By Isa Jones
By Mary Willson
By Brian Turk
By Drew AIles
By Taylor Boylston
By Bree Davies
By Emerald O'Brien
"A drum set will last us about a tour," says vocalist/drummer/guitarist Conrad Keely of the relatively abbreviated lifespan of Trail of Dead equipment. "They just seem to get broken all the time. Accidents do happen."
Broken drums are usually not the only casualty left in the wake of Trail of Dead performances, spectacles that have earned the band a reputation as both an outstanding and volatile live act throughout the six years of its life. As the lore goes, the band has been personally escorted off stages (some of which Trail of Dead has left partially destroyed) and out of towns by police. The players have been known to throw Flying V guitars across congested rooms -- narrowly missing the night's patrons, an act that usually renders the guitars useless and the crowd both fearful and intrigued. It is not uncommon to see one of the bandmembers dive headfirst into a crowd, if only to steal a drink from an unsuspecting audience member. Sometimes the players hurl beer bottles at each other on stage; if the audience is not paying attention, occasionally they'll hurl them into the crowd.
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As might be expected, sometimes things can get a little out of hand. Like the time guitarist Kevin Allen sustained a gaping wound on his leg after a particularly rowdy show in San Antonio.
"I didn't know if the crowd liked us or hated us, but they started throwing bottles, and things began to get a little crazy," says Allen. "So I jumped over the drum set and ended up in the emergency room because I had a high-hat stand in the back of my calf."
The sensible person might ask: What's the point of this madness? According to Keely -- who leads the band to a "Zen-like collective consciousness, beginning with a group prayer to both Jesus and Satan" as part of a pre-show ritual -- it lies somewhere between a slightly warped performance ethic and a supernatural phenomenon. Despite the aggressiveness that audiences have come to expect from the foursome, its live performances are not riddled with anger or the machismo of steroid rock; to say they extract some primordial energy and presence when on stage may not be too far off.
"When we perform, we try to break down the barriers between us as musicians -- who are there to perform -- and the audience, who think they're there to see a show," Keely says. "Enthusiasm is contagious, because when you allow yourself to shed your inhibitions, you can break down the wall between the audience and the performer. We know sometimes we may sound completely awful live, but the experience is visceral for us and the audience."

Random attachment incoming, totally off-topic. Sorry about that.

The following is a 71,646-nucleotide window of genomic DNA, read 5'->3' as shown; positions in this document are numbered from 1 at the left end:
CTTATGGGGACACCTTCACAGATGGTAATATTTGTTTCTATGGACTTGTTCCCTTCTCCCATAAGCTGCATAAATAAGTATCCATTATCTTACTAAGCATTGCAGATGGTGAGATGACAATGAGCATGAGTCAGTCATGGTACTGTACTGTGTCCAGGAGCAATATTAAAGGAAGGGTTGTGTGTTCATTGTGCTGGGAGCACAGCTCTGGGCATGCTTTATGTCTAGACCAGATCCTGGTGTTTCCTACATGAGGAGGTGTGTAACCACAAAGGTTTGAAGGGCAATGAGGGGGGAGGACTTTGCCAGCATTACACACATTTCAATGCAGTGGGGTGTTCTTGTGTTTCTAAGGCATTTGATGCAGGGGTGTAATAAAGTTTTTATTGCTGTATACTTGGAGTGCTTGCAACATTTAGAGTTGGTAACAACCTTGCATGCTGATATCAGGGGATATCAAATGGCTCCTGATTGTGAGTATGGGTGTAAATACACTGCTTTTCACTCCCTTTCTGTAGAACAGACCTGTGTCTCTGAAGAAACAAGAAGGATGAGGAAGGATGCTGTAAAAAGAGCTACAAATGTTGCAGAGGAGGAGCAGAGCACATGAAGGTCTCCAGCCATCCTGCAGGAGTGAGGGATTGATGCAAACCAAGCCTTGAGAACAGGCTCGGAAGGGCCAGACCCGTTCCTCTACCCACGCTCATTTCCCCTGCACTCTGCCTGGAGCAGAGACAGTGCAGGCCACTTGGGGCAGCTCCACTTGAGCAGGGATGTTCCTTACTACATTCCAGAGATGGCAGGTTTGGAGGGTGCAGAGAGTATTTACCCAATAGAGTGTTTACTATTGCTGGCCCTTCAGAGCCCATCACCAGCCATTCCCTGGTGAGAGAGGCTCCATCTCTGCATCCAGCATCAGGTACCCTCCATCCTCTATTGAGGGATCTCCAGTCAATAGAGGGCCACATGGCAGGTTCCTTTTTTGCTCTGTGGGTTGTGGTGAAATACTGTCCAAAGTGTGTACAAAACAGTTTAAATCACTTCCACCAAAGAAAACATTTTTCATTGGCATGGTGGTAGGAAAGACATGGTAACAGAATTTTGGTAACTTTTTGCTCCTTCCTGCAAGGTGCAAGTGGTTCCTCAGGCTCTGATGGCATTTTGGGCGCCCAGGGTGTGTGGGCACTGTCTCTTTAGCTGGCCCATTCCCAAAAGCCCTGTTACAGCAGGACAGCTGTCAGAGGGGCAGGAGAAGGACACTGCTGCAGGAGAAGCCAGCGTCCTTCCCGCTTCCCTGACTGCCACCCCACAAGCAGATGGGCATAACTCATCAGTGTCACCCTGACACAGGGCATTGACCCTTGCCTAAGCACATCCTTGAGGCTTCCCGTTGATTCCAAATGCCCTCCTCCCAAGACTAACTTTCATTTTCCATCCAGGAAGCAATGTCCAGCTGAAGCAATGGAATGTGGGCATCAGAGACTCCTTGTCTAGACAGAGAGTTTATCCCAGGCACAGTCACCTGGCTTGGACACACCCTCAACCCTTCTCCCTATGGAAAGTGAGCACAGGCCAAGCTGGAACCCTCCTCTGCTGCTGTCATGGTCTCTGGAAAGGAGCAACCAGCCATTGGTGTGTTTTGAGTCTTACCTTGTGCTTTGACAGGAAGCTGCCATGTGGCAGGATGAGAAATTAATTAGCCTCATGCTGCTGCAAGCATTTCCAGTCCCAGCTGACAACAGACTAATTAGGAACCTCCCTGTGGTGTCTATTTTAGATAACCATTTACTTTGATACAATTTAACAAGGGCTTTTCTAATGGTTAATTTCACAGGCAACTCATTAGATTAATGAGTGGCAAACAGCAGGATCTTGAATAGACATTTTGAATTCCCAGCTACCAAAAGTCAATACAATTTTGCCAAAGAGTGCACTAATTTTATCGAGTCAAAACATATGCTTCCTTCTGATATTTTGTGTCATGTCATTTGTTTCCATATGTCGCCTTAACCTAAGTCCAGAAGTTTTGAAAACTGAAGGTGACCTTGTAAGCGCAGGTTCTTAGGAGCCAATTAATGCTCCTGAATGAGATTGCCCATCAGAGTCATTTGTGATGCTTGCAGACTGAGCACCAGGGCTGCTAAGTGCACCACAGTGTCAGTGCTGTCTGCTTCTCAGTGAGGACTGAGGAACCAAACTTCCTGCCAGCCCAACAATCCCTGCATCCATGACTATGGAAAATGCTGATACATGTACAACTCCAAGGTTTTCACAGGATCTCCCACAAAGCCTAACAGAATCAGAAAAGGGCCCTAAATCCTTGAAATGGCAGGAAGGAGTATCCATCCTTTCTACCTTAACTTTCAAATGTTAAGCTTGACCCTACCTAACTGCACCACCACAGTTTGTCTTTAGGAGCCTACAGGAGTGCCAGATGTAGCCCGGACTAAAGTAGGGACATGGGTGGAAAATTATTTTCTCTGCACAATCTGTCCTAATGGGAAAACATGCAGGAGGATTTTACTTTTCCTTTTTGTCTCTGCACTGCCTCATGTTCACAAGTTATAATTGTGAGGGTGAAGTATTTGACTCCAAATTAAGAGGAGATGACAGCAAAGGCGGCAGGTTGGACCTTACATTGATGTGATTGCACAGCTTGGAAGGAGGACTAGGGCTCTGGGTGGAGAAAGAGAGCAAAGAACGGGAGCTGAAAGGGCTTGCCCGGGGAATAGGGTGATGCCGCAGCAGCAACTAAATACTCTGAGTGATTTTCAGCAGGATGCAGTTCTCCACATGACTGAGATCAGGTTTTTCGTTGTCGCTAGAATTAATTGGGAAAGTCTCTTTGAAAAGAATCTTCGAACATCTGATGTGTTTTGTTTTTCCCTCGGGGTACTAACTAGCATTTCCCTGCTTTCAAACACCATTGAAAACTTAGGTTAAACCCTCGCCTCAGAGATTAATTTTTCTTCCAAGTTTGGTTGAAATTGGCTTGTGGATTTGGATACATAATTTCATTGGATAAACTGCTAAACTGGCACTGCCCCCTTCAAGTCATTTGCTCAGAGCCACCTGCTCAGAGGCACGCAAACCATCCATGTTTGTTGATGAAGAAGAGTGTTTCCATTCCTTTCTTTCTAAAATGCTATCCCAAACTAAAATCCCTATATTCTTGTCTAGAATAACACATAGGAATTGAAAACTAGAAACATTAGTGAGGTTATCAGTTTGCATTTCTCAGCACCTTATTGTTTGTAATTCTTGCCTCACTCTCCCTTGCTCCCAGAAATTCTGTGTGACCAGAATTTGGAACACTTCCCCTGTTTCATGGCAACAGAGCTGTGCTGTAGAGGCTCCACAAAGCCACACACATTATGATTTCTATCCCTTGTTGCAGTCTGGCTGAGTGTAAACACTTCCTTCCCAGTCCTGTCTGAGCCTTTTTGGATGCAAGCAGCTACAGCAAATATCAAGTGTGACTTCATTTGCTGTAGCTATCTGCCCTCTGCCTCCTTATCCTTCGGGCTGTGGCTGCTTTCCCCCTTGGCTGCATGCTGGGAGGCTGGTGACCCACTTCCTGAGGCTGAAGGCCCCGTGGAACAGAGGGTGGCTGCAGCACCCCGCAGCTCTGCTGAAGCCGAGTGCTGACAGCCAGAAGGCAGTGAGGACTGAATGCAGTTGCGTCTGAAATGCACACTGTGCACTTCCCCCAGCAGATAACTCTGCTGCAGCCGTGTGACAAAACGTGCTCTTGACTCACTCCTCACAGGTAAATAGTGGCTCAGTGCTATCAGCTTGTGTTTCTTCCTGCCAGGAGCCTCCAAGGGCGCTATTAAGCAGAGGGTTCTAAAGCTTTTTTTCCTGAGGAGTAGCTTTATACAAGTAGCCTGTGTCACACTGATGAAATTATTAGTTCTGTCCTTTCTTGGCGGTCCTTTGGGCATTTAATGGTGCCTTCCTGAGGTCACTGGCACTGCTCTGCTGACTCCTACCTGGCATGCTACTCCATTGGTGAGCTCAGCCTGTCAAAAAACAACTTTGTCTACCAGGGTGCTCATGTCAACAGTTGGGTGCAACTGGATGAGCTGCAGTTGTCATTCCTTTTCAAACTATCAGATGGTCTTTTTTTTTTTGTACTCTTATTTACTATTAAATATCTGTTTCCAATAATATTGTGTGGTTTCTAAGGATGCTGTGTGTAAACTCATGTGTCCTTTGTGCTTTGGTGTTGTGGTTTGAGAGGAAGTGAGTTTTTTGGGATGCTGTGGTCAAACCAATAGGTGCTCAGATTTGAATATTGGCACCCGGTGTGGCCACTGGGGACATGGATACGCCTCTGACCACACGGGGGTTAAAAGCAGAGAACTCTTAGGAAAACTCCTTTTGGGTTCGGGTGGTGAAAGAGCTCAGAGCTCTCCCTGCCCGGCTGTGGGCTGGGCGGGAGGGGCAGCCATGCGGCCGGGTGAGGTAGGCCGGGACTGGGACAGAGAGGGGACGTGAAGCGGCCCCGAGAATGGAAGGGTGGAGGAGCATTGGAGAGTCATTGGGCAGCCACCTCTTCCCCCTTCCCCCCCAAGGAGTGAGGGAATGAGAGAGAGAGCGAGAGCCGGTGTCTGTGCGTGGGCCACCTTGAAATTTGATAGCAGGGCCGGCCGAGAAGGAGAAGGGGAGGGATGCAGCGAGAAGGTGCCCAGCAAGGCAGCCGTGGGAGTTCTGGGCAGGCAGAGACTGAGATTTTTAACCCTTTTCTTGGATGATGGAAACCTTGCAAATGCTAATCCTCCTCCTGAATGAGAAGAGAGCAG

"Some weird things happen on stage," Keely adds. "I've had an out-of-body experience that reminds me of voodoo trances when a body goes into a convulsive state. You get these spasms that make you feel like you're no longer at the helm of your own body or spirit. This is the most addictive thing about playing live -- when you get off stage, it's like you're coming off a really strong drug."
Musically, Trail of Dead (composed of Keely, co-guitarist/drummer/vocalist Jason Reece, bassist/sampler Neil Busch and Allen) relies on a formula that is more sexual than chemical, but no less intoxicating. Reminiscent of noise artists like Glenn Branca, Bardo Pond and Sister-era Sonic Youth, the band woos a listener with soothing melodies and pop hooks, then unleashes a blitzkrieg of anguished guitars and climactic, self-propelled drums. The cover art of Madonna, the band's latest full-length recording, offers an indication of Trail of Dead's aesthetic; the band uses an image of Kali -- a multifaceted Hindu goddess viewed in some sects as a destroyer, a threat to order, an instigator of chaos -- as a figurative, if not spiritual, symbol of their music and live performance. Throughout its thirteen songs, Madonna demonstrates Trail of Dead's tendency to build in order to destroy, to imbue its music with structure only to smash it violently just as the foundation is starting to settle.
"Claire de Lune," a track from Madonna, typifies this style. Beginning with a strong melodic intro, the sound quickly moves into the kind of catchy riffs that make even the meek nod their heads in time. By the time the song reaches its chorus, with Keely singing in an exasperated tone, the arrangement has been elevated to a sophisticated but teasing sound that weaves in and out, like a boxer who dances rhythmically but never quite takes a hit. The crescendo passes like a wave, or a crying fit, and all that remains is the sound of subtle feedback -- white noise that's frighteningly similar to the sound of electronic crickets. "Totally Natural" begins with a soothing and sanitary melody, then moves to a tribal-like chant that builds higher and higher, only to be destroyed by a monsoon force of guitars.